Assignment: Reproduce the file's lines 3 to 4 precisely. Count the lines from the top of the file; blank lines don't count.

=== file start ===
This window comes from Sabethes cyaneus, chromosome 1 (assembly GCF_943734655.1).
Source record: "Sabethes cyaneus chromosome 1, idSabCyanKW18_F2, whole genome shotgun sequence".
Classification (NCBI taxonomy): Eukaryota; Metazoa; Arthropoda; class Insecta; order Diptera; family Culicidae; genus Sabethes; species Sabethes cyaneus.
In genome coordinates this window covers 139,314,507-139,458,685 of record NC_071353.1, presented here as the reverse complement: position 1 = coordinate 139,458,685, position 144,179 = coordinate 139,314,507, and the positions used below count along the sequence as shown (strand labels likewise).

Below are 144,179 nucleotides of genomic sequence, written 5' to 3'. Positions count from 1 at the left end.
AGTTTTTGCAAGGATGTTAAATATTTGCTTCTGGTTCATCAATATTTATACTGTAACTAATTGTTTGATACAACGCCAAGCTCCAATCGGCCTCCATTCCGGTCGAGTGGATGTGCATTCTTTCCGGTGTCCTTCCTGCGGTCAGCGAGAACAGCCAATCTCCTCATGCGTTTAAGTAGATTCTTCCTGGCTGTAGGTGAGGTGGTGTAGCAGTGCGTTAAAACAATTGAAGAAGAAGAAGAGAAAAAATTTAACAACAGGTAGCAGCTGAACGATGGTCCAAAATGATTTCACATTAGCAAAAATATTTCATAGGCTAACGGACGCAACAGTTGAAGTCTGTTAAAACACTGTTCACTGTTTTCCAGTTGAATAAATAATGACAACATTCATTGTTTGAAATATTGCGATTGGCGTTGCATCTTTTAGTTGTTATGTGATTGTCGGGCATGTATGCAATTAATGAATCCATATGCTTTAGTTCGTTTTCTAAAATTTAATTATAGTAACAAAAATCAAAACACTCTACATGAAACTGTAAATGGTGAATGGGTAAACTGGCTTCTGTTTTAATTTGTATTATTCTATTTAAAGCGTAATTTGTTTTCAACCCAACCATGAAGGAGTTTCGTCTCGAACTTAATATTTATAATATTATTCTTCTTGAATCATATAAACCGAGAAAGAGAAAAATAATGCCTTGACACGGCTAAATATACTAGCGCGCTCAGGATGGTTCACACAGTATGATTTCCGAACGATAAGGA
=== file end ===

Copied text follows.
Classification (NCBI taxonomy): Eukaryota; Metazoa; Arthropoda; class Insecta; order Diptera; family Culicidae; genus Sabethes; species Sabethes cyaneus.
In genome coordinates this window covers 139,314,507-139,458,685 of record NC_071353.1, presented here as the reverse complement: position 1 = coordinate 139,458,685, position 144,179 = coordinate 139,314,507, and the positions used below count along the sequence as shown (strand labels likewise).